I am trying to put together a Capacity Planning Matrix for the projects that are managed by 5 Project Managers - combined there are roughly 80 engineers who work on any given project across the 5 distinct Functional Areas (Sys Admin, Analysis, Deployment, QA and Enhancements). Each Functional area has its own specific skills set, and engineers, to complete the tasks set forth, but there is some crossover of engineers who will split their time working between the Functional Areas on diverse projects.
I am trying to figure out the best Capacity Planning Matrix for each Functional Area - as a standalone - and then a way to Aggregate the data from all Matrices so that I can see from a 10,000 foot view where we may fall short on staff and where we have a surplus... project wide as well as Functional Area wide...
Does anyone have advice.. suggestions... is there a software out there that can help me create/manage this?
Thanks in advance :) Nikki
It seems you are trying to quantify Capacity & Utilization in the IT sector. Well, I am from the Automotive Industry, and I shall try to help you with my experience.
Firstly, you need to have a metric of quantifying resource. In your case, it is most-likely the number of engineers; in other words, mandays.
Most likely, your capacity should be decided with the number of mandays that you have. Say, Team 1 has 80 mandays in a month, while Team 2 has 160 mandays. Technically, team 2 should be have 2x capacity of Team 1. However, this is with the underlying assumption that all mandays are of equal skill, talent and expertise. So, you need to assign weights to each skill too. For example, the skillset of a Travel Desk executive may not be as important for the project, as of a Java Developer. So, define weights of each function in a project. Further, the team members may or may not be skilled enough for the project. Depending on the corporate governance structure that you have in place, rate & grade each team member. A high-performing member on a low-weight function is obviously a loss.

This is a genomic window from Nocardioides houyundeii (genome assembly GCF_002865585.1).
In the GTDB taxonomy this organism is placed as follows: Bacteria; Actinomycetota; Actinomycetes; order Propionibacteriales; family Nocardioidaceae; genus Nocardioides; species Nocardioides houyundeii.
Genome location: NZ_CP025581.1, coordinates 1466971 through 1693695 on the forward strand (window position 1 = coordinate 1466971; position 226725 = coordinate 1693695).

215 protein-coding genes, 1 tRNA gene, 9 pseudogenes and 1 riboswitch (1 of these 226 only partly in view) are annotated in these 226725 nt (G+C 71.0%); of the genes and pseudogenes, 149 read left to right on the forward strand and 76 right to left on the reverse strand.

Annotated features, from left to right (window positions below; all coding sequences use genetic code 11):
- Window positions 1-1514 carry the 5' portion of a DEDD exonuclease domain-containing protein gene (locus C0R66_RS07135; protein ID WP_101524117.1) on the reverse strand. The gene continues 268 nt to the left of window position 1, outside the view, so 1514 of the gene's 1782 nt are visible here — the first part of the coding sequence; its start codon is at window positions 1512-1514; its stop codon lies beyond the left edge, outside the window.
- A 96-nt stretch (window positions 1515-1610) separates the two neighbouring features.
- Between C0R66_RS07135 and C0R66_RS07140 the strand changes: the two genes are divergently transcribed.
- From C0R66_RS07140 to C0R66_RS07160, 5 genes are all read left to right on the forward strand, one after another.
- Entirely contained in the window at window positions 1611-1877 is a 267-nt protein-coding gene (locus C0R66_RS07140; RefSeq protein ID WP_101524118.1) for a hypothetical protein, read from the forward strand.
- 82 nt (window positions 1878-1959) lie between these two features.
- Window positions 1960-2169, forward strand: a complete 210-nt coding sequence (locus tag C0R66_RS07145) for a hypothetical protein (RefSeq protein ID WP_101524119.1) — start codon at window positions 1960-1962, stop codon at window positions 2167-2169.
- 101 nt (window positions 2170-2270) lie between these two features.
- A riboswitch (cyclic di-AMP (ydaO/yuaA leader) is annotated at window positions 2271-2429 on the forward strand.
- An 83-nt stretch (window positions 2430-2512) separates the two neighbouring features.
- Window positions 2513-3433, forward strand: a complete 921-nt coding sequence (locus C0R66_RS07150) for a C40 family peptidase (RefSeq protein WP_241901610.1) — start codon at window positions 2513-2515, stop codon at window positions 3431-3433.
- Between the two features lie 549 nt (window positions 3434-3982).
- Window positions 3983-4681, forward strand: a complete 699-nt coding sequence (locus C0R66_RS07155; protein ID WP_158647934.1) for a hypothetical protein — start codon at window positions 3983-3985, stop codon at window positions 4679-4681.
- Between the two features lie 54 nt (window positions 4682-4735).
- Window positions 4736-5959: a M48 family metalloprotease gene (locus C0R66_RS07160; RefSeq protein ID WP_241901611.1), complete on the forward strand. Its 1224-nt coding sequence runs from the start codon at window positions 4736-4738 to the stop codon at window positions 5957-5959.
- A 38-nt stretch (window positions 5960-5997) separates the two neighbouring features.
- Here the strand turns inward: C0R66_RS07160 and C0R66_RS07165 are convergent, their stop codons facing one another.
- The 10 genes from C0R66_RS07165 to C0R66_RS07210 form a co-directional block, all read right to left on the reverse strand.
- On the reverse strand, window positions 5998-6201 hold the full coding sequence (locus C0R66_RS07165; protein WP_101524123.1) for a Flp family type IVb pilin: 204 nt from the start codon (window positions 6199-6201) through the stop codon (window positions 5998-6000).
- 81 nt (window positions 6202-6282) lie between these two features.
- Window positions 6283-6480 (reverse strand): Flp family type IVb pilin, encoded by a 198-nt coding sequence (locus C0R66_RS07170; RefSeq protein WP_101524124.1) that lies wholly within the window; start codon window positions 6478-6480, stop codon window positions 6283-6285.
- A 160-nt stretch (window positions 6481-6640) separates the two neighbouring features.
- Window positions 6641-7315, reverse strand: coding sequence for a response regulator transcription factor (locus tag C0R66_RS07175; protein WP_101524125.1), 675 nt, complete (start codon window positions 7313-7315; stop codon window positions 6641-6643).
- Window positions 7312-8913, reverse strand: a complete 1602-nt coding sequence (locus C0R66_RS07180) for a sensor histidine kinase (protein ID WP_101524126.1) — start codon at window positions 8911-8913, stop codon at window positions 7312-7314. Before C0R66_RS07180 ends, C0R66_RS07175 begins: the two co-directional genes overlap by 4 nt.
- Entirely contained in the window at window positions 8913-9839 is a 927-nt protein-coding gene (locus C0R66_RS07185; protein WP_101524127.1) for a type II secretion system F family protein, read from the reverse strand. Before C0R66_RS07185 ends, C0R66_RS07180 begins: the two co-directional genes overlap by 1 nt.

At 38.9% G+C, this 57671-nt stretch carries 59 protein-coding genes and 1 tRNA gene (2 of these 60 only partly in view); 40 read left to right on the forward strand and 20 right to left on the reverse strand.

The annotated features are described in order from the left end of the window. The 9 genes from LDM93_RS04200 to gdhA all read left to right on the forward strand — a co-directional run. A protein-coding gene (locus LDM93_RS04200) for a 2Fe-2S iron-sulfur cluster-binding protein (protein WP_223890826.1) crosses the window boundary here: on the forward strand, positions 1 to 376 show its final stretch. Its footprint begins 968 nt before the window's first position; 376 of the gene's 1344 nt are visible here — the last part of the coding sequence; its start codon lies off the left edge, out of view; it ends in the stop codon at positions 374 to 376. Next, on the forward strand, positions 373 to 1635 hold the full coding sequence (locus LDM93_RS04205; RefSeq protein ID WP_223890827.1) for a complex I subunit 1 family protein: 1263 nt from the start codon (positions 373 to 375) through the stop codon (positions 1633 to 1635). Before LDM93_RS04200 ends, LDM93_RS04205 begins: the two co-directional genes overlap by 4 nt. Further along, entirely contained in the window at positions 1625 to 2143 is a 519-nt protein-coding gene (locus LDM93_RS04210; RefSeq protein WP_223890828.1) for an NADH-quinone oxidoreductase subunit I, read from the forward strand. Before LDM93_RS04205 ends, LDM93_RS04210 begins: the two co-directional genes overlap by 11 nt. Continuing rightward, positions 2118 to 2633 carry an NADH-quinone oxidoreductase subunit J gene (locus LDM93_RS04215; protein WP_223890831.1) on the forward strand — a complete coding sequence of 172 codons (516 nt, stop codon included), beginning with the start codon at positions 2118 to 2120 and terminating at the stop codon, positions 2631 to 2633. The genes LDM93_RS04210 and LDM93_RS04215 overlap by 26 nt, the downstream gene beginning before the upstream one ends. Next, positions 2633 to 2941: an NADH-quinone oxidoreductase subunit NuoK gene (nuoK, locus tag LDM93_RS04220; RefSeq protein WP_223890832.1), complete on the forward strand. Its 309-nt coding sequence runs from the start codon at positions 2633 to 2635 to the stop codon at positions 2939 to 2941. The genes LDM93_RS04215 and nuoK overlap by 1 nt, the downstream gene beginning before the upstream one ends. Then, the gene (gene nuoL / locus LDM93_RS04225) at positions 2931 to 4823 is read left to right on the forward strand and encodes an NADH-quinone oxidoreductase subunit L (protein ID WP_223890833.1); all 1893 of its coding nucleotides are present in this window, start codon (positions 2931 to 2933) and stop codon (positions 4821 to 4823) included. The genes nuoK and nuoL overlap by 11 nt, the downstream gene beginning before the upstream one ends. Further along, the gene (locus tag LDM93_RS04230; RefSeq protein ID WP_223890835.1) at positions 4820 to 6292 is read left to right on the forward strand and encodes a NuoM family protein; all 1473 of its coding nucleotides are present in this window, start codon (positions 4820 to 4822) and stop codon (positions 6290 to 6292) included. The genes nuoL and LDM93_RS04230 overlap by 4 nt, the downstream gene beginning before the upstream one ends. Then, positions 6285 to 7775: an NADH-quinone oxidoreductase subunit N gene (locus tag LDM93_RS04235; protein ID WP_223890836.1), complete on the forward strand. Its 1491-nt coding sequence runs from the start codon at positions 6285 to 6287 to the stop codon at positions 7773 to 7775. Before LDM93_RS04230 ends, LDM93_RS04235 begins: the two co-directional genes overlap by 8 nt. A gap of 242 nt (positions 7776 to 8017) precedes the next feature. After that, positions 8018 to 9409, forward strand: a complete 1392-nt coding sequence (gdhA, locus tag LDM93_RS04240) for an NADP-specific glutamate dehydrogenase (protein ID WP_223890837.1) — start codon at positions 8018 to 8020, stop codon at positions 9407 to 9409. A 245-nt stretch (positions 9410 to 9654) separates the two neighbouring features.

Lastly, Project Managers should be rated. A perfect team may be unable to deliver results due to a poor project manager.
With a Project manager, skillset weight and team member rating, you would be able to quantify the available resources available. However, this still does not define capacity. I believe, in IT, capacity would fluctuate depending on the project. In our field of work too, capacity is hard to define. Often, when we receive a project (or RFQ), we determine the resources that shall be incurred, based on experience. The project manager usually does the estimation. So, in a certain year, a particular team may be able to handle multiple projects simultaneously; whereas, at other times the same team may be able to cater to only 1 project, which is much more complex or simply demands a higher quantum of mandays.
I am not aware of a software that can take all the above inputs and calculate capacity for you. Please let me know if you get to know one.
As far as shared resources are concerned, two or more Proj Mgrs should come to a common understanding with the split of the resources. For example, in my previous organization, the Business Excellence resource used to work between 3 SBUs. Each one of the SBU, absorbed a third of the cost. The work, too, was split accordingly. Mon & Thu with SBU1; Tue & Fri with SBU2 and Wed & Sat with SBU3.
I hope I have been able to give you some inputs. If you are not from IT though, I am sorry to have wasted all the efforts.
Wish you luck.